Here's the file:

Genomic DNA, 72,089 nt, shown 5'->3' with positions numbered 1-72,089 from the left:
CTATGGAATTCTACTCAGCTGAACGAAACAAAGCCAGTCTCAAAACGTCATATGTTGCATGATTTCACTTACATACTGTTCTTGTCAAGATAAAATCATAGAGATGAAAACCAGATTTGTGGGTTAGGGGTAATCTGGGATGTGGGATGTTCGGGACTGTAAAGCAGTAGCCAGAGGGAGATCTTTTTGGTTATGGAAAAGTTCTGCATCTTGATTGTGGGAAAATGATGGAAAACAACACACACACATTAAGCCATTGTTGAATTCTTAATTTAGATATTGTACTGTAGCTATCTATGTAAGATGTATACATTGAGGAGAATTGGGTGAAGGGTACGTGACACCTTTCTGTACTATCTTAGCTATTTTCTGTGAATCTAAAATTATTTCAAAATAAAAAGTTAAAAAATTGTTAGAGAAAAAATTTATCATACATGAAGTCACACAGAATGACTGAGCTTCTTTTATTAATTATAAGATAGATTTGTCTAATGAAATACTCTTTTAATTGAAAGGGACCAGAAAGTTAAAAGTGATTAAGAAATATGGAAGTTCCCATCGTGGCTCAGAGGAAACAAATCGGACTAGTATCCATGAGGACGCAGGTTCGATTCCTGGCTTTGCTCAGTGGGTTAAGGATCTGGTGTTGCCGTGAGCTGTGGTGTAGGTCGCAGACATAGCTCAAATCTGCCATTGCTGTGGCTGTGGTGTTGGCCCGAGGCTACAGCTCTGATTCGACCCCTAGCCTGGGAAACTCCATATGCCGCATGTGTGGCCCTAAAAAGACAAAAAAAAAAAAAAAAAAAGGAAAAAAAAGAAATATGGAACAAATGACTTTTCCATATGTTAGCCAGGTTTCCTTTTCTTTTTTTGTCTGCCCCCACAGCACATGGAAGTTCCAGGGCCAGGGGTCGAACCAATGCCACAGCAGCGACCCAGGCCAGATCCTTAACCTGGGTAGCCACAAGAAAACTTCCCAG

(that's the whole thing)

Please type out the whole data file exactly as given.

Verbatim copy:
Genomic DNA, 72,089 nt, shown 5'->3' with positions numbered 1-72,089 from the left:
CTATGGAATTCTACTCAGCTGAACGAAACAAAGCCAGTCTCAAAACGTCATATGTTGCATGATTTCACTTACATACTGTTCTTGTCAAGATAAAATCATAGAGATGAAAACCAGATTTGTGGGTTAGGGGTAATCTGGGATGTGGGATGTTCGGGACTGTAAAGCAGTAGCCAGAGGGAGATCTTTTTGGTTATGGAAAAGTTCTGCATCTTGATTGTGGGAAAATGATGGAAAACAACACACACACATTAAGCCATTGTTGAATTCTTAATTTAGATATTGTACTGTAGCTATCTATGTAAGATGTATACATTGAGGAGAATTGGGTGAAGGGTACGTGACACCTTTCTGTACTATCTTAGCTATTTTCTGTGAATCTAAAATTATTTCAAAATAAAAAGTTAAAAAATTGTTAGAGAAAAAATTTATCATACATGAAGTCACACAGAATGACTGAGCTTCTTTTATTAATTATAAGATAGATTTGTCTAATGAAATACTCTTTTAATTGAAAGGGACCAGAAAGTTAAAAGTGATTAAGAAATATGGAAGTTCCCATCGTGGCTCAGAGGAAACAAATCGGACTAGTATCCATGAGGACGCAGGTTCGATTCCTGGCTTTGCTCAGTGGGTTAAGGATCTGGTGTTGCCGTGAGCTGTGGTGTAGGTCGCAGACATAGCTCAAATCTGCCATTGCTGTGGCTGTGGTGTTGGCCCGAGGCTACAGCTCTGATTCGACCCCTAGCCTGGGAAACTCCATATGCCGCATGTGTGGCCCTAAAAAGACAAAAAAAAAAAAAAAAAAAGGAAAAAAAAGAAATATGGAACAAATGACTTTTCCATATGTTAGCCAGGTTTCCTTTTCTTTTTTTGTCTGCCCCCACAGCACATGGAAGTTCCAGGGCCAGGGGTCGAACCAATGCCACAGCAGCGACCCAGGCCAGATCCTTAACCTGGGTAGCCACAAGAAAACTTCCCAG